There’s something about Venice’s critically acclaimed Garifuna Film Festival that’s capturing attention from filmmakers, musicians, and artists from all over the world.
The 4th Annual Garifuna Film Festival, which returns today, May 22, through Monday, May 25, at Electric Lodge, is considered an international tower of strength and a major galvanizing force for unity amongst nations.
The festival’s focus has always been to give a message of hope and solidarity with conflicting countries and cultures proving they could work together both productively and creatively.
The goal is to heal the divide between nations thereby transcending petty politics and borders.
Festival founder/director Freda Sideroff (right) is well known for cracking the pavement, making new ground for her Garifuna International Film Festival.
Realizing what it means to be stripped of her native culture, heritage, and language – because of the colonialist’s need to assimilate native Indigenous cultures and deny them their priceless facets of heritage – she forged the Garifuna Foundation to help children academically as research shows that those who are immersed in their cultures perform better, have higher self-esteem, and lead more productive and happy lives.
Can you share how the festival came about?
Freda Sideroff: I was guided by the ancestors to create the Film Festival to help make people aware of my culture and the importance of its preservation. After we began, I realized it was important to me to support the awareness and the preservation of all indigenous cultures.
Can you talk about how it has evolved?
This year we are celebrating a five-day event May 22 through May 26. May 26 has been proclaimed Garifuna Film Day since 2012 by the city of Los Angeles and the state of California. It started out as a one-day event that presented every element that continues to hold importance and urgency. It expanded to all indigenous cultures because we live in a culturally diverse community and we have much to learn from each other.
Why is it important for the community to get involved?
It is everyone’s responsibility to know about and to help preserve our ancient cultures. There is much that we can learn from people and communities that have learned to live in peace with each other and with the earth. It is also important for our communities to bring their own unique cultural knowledge and experience – in the form of dance, art, music, lectures and workshops that are part of the festival – to share with others, and to learn from.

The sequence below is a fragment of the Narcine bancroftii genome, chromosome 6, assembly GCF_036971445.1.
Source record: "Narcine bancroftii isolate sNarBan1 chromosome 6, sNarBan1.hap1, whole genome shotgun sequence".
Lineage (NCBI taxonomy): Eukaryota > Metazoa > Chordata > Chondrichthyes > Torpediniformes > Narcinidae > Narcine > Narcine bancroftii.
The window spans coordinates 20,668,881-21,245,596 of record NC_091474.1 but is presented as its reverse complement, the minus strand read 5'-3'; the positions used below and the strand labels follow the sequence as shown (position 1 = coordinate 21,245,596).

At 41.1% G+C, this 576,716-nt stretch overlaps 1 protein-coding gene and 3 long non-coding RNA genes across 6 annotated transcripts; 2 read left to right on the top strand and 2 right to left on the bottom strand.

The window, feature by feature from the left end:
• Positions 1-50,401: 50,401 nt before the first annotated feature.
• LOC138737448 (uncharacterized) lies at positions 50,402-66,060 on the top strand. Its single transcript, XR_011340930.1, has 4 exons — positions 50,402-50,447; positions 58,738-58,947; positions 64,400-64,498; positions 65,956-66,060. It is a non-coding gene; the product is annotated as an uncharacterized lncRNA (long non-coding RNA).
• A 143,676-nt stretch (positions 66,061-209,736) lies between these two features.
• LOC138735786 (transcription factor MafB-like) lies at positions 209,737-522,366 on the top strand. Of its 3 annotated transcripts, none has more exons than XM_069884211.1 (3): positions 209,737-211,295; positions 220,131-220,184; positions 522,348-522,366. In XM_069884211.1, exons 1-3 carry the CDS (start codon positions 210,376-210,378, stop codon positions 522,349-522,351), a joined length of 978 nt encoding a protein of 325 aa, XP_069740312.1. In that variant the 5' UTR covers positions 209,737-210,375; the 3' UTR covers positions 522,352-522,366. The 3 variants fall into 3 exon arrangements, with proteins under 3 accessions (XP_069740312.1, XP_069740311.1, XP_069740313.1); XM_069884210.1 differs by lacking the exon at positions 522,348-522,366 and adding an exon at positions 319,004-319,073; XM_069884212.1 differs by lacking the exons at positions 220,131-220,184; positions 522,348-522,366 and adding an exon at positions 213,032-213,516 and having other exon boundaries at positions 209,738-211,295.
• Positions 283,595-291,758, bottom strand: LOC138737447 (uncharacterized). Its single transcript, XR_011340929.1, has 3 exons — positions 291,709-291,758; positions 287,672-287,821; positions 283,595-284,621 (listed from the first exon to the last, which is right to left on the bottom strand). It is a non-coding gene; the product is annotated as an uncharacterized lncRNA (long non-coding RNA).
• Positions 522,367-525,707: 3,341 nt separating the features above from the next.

What will people learn, take away from the experience?
The reality of being more alike than different in many aspects as well as becoming enriched with new cultural experiences as will be presented through films, documentaries, art, and music from around the world. They will also be exposed to very powerful speakers and leaders.
What is the format for the festival?
The Garifuna Festival takes place over five days. There is a schedule of each day that can be
accessed through our website www.GarifunaFilmFestival.com. During the day and into the evening we will be presenting amazing documentaries from around the world. There will also be morning workshops that focus on the process of filmmaking and will be great for students of film.
Each evening there will be special events that include keynote speakers, including Marianne Williamson, and Chief Joseph Paulino, and spectacular cultural music presentations. Cultural art will also be displayed throughout the event.
Recognition will be given to members of our community creating ambassadors supporting the preservation of indigenous cultures.
Has this festival always been in Venice?
The festival began in Marina Del Rey the first two years, and then was housed in Beyond Baroque in Venice. This is our second year at the Electric Lodge, 1416 Electric Avenue, 90291; which is a great venue.
Who have you had as keynote speakers in previous years?
A couple of years ago we were honored with the keynote speech by Roy Cayatano coming all the way from Belize. Dr. Cayatano is the President of the National Garifuna Council and was instrumental in 2001 by helping to persuade the United Nations to proclaim the Garifuna language, music and dance as Oral an Intangible Heritage of Humanity.
We also had Lina Martinez from Honduras, author Piper Dellums, and writer/producer Victoria Mudd who is an Academy Award winner for her documentary “A Broken Rainbow.”
This year we are honored with Marianne Williamson, who is an American spiritual teacher, author, and lecturer. She has published 10 books, including four New York Times number one bestsellers. She is the founder of Project Angel Food, a meals-on-wheels program that serves homebound people with AIDS in the Los Angeles area, and the co-founder of The Peace Alliance, a grass roots campaign supporting legislation to establish a United States Department of Peace. She serves on the Board of Directors of the Results organization, which works to end poverty in the United States and around the world.
Electric Lodge Theater is located at 1416 Electric Ave., Venice.
For tickets or more information, visit www.garifunafilmfestival.com.